Is marriage in need of salvation? In the past, divorce rates were often used as a benchmark on the state of marriage. Today there is a growing trend for young people simply not to marry. And this same age group, Millennials are the largest generational group of “nones” or independently religious. In recent Wednesday Audiences, Pope Francis expressed great concern over the state of marriage and the family (cf. April 29, 2015). And Pope John Paul II warned us, “As the family goes, so goes the nation, and so goes the whole world in which we live,” (John Paul II, Homily, 30 November 1986).
So what is the best response to this state of marriage and the faith? Some suggest Hardcore Catholic Millennials have a “robust attitude” about their Catholic identity, living their brand of the faith on social media. Others suggest Millennials “ache for sacramentality” found in more traditional liturgies or worship services. Is there even a relationship between marriage and religion? The Church believes so, and that relationship can be seen most visibly in the Sacraments.
As with all aspects of salvation, the Church, the Sacrament of salvation, has the best response to the needs of the world. Her best response is her Sacrament of love, the Eucharist, the source and summit of her life. In the Eucharist, we celebrate God’s loving relationship with us. The Church expresses this relationship like that of a marriage (cf. Jeremiah 16:9, 25:10, 33:11; Matthew 9:14-15; Mark 2:18-20; Luke 5:33-35; John 2:7-10; Ephesians 5:22-33). The love exchanged in the Eucharist has a nuptial meaning, and thereby is to be reflected in the love between spouses (cf. Sacramentum Caritatis 27).
As members of the Church, we are joined intimately with Christ. This relationship between Christ the Bridegroom and his Church the Bride is most celebrated in the Sacrament of the Eucharist. This “nuptial mystery” began in Baptism and finds perfection in the Eucharist (Sacramentum Caritatis 27). Therefore, we might look to the Salvation received in the Eucharist as a source for the Salvation of marriage today.
During this year’s liturgical celebration of the Solemnity of the Most Holy Body and Blood of Christ, we hear about the cup of Salvation. We drink from the Chalice of Salvation because Christ has obtained for us eternal Redemption with his own blood (cf. Hebrews 9:11-15). So “precious in the eyes of the Lord” are we that he loved us “to the end” (Psalm 116:15; John 13:1; cf. CCC 1380). And in our partaking in the Most Holy Body and Blood of Christ, we celebrate what Christ makes possible: a permanent, faithful, and exclusive relationship between God and us.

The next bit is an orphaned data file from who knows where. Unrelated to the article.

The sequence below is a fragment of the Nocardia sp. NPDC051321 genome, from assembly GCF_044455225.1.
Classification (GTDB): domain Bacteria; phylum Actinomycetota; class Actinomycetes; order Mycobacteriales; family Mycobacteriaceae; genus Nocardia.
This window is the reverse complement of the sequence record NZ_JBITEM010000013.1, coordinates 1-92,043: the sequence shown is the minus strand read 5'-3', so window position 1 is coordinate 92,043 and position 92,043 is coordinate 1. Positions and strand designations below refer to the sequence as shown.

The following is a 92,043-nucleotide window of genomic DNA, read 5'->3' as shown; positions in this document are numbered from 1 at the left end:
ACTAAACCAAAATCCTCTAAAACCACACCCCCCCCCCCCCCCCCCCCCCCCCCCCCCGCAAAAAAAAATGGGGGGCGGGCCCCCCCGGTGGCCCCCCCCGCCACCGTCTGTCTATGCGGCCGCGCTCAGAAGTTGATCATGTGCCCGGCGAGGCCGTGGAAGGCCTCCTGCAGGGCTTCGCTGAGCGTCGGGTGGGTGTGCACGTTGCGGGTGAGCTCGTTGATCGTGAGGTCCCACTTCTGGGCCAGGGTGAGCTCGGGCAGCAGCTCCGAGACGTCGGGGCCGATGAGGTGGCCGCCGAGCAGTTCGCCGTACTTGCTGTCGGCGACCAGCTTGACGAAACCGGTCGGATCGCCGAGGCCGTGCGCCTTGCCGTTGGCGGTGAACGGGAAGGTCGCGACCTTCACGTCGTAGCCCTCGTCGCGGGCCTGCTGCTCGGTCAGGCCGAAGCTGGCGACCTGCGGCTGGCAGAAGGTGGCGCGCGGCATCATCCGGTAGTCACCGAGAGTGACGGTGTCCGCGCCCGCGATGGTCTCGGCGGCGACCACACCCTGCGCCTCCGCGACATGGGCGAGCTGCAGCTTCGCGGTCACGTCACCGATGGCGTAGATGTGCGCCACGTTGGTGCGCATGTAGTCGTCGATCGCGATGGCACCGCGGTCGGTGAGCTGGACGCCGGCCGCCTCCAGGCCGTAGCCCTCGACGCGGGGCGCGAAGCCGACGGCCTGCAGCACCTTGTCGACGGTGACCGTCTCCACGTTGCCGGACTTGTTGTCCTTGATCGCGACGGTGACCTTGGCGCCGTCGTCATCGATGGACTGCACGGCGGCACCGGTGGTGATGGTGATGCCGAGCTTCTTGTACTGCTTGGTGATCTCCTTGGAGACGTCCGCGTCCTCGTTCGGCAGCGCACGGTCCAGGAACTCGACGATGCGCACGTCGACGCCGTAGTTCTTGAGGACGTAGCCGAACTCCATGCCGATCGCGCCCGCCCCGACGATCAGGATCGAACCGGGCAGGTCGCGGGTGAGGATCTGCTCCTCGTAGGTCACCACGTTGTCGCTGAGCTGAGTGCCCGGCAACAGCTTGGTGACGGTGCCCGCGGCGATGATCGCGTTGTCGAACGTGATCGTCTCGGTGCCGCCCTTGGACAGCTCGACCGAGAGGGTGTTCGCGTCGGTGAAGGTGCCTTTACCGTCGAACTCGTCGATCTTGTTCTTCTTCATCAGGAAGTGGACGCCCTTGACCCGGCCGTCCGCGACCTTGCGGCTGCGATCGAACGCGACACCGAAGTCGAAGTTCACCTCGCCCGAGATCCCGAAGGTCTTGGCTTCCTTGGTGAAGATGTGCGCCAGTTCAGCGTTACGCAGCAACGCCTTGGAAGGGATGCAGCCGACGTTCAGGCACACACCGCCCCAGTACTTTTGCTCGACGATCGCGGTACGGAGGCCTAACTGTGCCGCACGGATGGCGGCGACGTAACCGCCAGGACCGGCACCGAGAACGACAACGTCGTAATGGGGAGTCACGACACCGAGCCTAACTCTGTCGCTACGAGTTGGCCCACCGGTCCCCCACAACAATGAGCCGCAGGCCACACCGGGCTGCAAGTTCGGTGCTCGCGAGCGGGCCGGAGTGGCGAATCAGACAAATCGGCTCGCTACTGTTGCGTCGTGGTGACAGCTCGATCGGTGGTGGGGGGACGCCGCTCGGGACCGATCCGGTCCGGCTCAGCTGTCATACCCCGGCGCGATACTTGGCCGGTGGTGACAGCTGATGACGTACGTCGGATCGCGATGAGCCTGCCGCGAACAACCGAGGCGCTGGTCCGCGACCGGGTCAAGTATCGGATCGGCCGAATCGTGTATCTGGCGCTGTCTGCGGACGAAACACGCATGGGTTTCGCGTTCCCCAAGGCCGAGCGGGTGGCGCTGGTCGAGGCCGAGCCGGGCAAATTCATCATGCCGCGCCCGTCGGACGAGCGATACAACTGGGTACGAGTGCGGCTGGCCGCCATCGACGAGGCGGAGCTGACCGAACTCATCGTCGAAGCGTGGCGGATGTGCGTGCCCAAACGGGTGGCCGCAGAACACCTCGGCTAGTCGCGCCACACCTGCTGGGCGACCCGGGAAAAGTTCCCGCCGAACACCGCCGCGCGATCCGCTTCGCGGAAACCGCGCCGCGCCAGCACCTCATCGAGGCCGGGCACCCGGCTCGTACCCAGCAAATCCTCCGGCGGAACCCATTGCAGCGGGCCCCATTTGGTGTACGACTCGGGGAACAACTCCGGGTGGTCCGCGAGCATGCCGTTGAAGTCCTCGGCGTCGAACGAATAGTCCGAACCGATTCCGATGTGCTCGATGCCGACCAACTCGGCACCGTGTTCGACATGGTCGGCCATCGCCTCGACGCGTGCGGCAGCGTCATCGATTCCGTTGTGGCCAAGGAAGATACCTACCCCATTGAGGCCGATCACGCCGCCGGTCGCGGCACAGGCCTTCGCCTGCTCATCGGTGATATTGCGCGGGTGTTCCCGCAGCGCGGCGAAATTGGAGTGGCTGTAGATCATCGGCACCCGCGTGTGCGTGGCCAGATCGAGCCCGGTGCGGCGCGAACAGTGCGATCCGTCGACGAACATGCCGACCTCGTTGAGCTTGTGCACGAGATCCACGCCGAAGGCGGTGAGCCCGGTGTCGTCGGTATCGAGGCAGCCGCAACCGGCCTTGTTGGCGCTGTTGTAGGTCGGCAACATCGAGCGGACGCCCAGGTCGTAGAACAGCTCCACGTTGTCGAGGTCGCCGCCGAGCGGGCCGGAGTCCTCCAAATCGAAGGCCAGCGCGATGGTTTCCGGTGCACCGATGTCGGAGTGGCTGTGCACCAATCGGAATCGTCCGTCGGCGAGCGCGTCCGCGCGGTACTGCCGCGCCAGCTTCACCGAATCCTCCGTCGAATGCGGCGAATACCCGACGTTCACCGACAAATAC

Those qualities inherent to the Eucharist, the “sacrament of the Bridegroom and the Bride,” are the same qualities necessary for the marriage between a man and a woman (Mulieris Dignitatem 26). The union of Christ and the Church made present in the Eucharist needs to be the image of the unity of husband and wife made present in marriage. The unity longed for between those betrothed can be possible and sustained when a Eucharistic culture is infused into the state of marriage. The Most Holy Presence of Christ is that Cup to save marriage.
Only by faith in Christ may we experience the intimacy we long for in this Sacrament of love. By our participation in the life of the Church, we vow to belong to God and to one another even unto death. We promise to always and forever be God’s faithful servants in the presence of those who, too, make the same promise. Our mutual exchange of vows is possible only because of the Presence of Christ. We partake in the Body of Christ, making us the one Body of Christ, the Church. We drink from the same Cup of Salvation as the one Bride of Christ, the Church. The intimacy of spouses requires daily attention just as the intimacy of faith demands. Let us always make Christ present in marriage so there can be a growing trend of Christ in the world.
James Spurgin is a Senior Editor for RCL Benziger.Sign Up for Our E-Newsletter!